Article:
HELMAND PROVINCE, Afghanistan — The notion that women in the armed forces might be allowed to serve alongside men in combat provoked sharp reactions Friday among a sampling of Marines on the front lines of the war in Afghanistan, suggesting a heated debate yet to come.
“It’s very tough, what we have to go through,” said Lance Cpl. John Rolfes of 2nd Battalion, Third Marines, deployed with a Marine infantry unit at Patrol Base Jaker in Nawa. “I personally don’t know any women that could fulfill that role.”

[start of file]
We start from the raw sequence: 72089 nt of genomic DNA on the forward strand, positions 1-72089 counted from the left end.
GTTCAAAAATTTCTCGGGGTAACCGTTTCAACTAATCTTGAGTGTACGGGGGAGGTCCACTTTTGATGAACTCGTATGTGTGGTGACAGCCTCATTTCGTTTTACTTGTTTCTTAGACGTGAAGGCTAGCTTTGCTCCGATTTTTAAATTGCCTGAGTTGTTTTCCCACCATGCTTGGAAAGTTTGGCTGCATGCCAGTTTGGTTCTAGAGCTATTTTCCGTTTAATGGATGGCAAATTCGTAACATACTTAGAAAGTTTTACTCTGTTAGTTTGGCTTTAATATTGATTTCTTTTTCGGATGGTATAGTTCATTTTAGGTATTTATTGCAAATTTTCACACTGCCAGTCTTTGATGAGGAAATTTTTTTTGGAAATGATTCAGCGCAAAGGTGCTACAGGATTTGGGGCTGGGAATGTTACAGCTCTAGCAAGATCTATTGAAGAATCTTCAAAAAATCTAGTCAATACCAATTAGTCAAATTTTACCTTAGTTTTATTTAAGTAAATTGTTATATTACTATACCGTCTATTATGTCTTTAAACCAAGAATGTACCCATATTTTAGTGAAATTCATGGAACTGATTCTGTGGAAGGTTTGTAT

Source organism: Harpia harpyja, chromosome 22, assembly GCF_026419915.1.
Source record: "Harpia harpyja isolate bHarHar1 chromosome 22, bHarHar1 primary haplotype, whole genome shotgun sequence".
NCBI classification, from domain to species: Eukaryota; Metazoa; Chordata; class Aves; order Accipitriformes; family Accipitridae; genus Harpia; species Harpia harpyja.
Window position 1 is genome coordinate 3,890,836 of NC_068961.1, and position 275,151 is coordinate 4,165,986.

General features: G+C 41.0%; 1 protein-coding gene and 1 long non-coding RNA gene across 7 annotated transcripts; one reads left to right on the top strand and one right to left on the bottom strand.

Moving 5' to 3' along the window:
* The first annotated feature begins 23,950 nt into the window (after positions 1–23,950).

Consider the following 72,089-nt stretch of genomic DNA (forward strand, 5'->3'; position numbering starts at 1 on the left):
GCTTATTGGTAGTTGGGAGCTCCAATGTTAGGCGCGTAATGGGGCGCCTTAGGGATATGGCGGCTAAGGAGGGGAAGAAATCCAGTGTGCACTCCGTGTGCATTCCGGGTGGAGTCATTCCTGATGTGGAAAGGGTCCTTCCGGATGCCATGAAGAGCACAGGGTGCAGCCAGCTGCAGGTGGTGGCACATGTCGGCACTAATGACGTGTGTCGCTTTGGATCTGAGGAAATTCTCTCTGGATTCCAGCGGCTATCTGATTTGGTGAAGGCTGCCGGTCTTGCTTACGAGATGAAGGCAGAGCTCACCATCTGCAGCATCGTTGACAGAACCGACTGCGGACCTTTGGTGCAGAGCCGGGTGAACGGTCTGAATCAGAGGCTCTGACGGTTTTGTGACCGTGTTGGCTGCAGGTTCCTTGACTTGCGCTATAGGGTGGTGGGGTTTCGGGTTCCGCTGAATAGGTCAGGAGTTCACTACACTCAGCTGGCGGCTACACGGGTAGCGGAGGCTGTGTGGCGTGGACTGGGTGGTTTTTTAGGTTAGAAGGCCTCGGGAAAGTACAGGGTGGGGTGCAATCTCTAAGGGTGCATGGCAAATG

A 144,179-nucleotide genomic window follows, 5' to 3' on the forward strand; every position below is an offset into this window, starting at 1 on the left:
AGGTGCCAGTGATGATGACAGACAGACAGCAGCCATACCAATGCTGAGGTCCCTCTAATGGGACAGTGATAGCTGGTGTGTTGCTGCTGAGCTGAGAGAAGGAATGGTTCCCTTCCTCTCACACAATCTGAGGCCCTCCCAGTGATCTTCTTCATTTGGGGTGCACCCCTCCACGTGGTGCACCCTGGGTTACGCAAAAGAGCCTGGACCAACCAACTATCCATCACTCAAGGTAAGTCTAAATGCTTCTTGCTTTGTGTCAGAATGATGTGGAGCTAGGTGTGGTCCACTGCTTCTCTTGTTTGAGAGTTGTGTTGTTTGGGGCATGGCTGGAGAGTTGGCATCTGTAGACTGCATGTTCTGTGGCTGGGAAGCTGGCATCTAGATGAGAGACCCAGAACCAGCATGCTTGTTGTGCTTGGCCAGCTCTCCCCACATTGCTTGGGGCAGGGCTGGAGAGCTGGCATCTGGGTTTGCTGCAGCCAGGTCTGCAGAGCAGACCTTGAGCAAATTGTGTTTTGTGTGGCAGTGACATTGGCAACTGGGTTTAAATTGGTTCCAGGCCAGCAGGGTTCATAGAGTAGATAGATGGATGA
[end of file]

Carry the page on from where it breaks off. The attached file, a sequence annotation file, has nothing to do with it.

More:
A military advisory panel on diversity in the armed forces signaled this week that it may recommend that female troops should be able to serve in combat units without any restrictions, calling the current prohibition an out-of-date idea that unnecessarily discriminates against women.
The recommendation, if eventually approved by military officials, would open front-line posts to military women for the first time. Women are now restricted to serving in combat support roles.